Clover Corporation Limited (ASX: CLV) has reported its FY20 result to investors, showing more strong growth.
Clover claims to have superior microencapsulation technology to enable nutritional oils (like fish) to be added to infant formula, foods and beverages. Its technology protects the oil from oxidation, allowing them to be incorporated into a range of applications.
Clover’s FY20 report
Clover reported that its sales revenue increased by 15.1% to $88.3 million. Management said that the improved revenue was thanks to new customers, new products and geographic expansion, whilst maintaining the base of the business.
The company saw revenue growth across all markets, with infant formula demand growth as well as increased interest in the health benefits of omega 3 fatty acids, leading to new products. The EU market has grown substantially as new and existing infant formula manufacturers adjust their formulations to meet the new EU standard for infant formula. The USA was showing promising growth, though many projects are on hold due to COVID-19.
The EBITDA (click here to learn what EBITDA means) rose by 35% with operating expenses only rising by 10.7% to $11.4 million.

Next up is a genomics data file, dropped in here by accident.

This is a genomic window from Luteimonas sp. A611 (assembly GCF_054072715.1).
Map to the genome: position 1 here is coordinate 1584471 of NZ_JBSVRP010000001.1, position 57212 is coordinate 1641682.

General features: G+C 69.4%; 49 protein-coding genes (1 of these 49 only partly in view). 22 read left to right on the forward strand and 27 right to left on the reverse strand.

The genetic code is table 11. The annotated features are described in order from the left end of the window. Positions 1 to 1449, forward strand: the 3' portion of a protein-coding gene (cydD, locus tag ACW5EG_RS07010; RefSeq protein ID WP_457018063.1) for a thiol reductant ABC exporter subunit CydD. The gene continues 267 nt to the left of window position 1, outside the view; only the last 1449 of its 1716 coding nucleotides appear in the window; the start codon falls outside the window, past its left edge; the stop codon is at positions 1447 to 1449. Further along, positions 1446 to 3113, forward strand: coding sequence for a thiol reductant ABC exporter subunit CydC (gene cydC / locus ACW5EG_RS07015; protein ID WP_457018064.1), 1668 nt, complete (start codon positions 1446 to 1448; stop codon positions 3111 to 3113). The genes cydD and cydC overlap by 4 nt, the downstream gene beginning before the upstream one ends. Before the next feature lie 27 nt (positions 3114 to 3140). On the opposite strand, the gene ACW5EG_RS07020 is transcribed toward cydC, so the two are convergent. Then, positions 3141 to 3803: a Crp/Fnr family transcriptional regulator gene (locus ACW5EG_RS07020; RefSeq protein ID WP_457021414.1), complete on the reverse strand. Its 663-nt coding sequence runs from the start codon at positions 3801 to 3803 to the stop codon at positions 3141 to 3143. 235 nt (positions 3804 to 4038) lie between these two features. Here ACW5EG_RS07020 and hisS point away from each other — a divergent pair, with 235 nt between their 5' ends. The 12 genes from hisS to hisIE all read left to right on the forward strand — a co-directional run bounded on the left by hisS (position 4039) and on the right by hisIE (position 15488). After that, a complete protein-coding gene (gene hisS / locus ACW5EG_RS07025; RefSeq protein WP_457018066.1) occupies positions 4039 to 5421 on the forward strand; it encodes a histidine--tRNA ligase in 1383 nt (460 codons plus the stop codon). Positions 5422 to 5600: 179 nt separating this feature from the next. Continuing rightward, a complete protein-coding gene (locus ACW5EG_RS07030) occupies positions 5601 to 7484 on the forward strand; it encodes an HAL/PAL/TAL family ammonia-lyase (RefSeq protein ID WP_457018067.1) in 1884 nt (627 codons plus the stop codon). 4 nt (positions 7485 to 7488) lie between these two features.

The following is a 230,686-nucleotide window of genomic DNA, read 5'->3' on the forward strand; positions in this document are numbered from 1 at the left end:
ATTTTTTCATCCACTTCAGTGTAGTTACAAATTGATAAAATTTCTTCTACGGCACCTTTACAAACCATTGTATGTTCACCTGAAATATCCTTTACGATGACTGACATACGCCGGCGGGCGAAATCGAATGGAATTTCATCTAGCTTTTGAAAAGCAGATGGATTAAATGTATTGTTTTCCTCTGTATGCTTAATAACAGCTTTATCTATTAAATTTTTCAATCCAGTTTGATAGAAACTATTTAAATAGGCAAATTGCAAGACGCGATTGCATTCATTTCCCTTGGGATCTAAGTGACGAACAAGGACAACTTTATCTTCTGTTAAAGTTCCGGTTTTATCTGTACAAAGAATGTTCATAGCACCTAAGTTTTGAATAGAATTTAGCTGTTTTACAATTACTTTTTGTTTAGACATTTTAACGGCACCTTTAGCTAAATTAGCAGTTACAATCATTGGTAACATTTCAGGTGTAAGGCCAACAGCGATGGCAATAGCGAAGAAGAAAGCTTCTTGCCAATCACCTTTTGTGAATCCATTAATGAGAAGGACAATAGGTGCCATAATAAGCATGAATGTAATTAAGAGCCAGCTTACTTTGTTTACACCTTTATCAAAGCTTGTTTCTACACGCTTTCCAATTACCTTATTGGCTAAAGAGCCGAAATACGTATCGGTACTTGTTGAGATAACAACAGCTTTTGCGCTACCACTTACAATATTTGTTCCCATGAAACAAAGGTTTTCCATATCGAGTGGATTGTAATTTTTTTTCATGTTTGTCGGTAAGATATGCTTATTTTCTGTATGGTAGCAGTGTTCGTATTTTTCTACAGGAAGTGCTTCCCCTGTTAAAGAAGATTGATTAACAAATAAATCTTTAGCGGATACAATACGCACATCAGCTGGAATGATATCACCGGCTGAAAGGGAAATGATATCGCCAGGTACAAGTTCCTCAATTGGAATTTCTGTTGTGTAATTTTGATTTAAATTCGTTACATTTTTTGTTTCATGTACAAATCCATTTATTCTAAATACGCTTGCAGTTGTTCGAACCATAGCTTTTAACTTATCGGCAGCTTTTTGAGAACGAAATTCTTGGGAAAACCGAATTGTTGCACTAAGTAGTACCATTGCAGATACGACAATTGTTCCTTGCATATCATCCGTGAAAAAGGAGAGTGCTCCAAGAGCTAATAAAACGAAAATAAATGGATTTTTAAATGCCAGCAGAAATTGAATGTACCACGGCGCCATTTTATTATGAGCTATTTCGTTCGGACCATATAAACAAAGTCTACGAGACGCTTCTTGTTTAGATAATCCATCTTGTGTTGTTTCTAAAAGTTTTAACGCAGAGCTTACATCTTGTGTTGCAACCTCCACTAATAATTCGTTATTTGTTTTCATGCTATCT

Clover reported that its net profit after tax (NPAT) grew by 23.6% to $12.5 million. The company has continued to invest in research and development,
It increased its final dividend by 5% to 2.5 cents per share.
In 2019 Clover invested in Melody Dairies in New Zealand which has built a new nutritional spray dryer in Hamilton during 2020. Clover owns 42% of the Melody Dairies equity and access to 42% of the dryer capacity to manufacture its products. The construction of the spray dryer is complete with qualification trials progressing well. This will add much needed capacity and reduce risk, by supplementing production in Australia.
However, customer audits have been impacted due to COVID-19 preventing travel, which will slow volume initially.
The company benefited from pantry stocking during FY20, with demand returning to normal. COVID-19 impacts could both positively and negatively affect Clover in FY21.
It continues to target new customers in Europe and it’s restarting new product development in the USA.
Clover said it’s increasing its vertical integration in the supply chain, establishing partners in supply and logistics. It’s also working on new products to access new markets and applications. Clover said its concentrated DHA powders have won additional business in a range of new applications including bread, yoghurt, health bars and sport nutrition.
The company may look to grow profit with a strategic acquisition and/or a partnership in the future.
Clover seems like a solid business. After falling around 10% at the open, Clover is valued at around 30 times the 2020 financial year earnings. It could be worth buying for the long term growth, though other ASX growth shares attract me more such as Pushpay Holdings Ltd (ASX: PPH).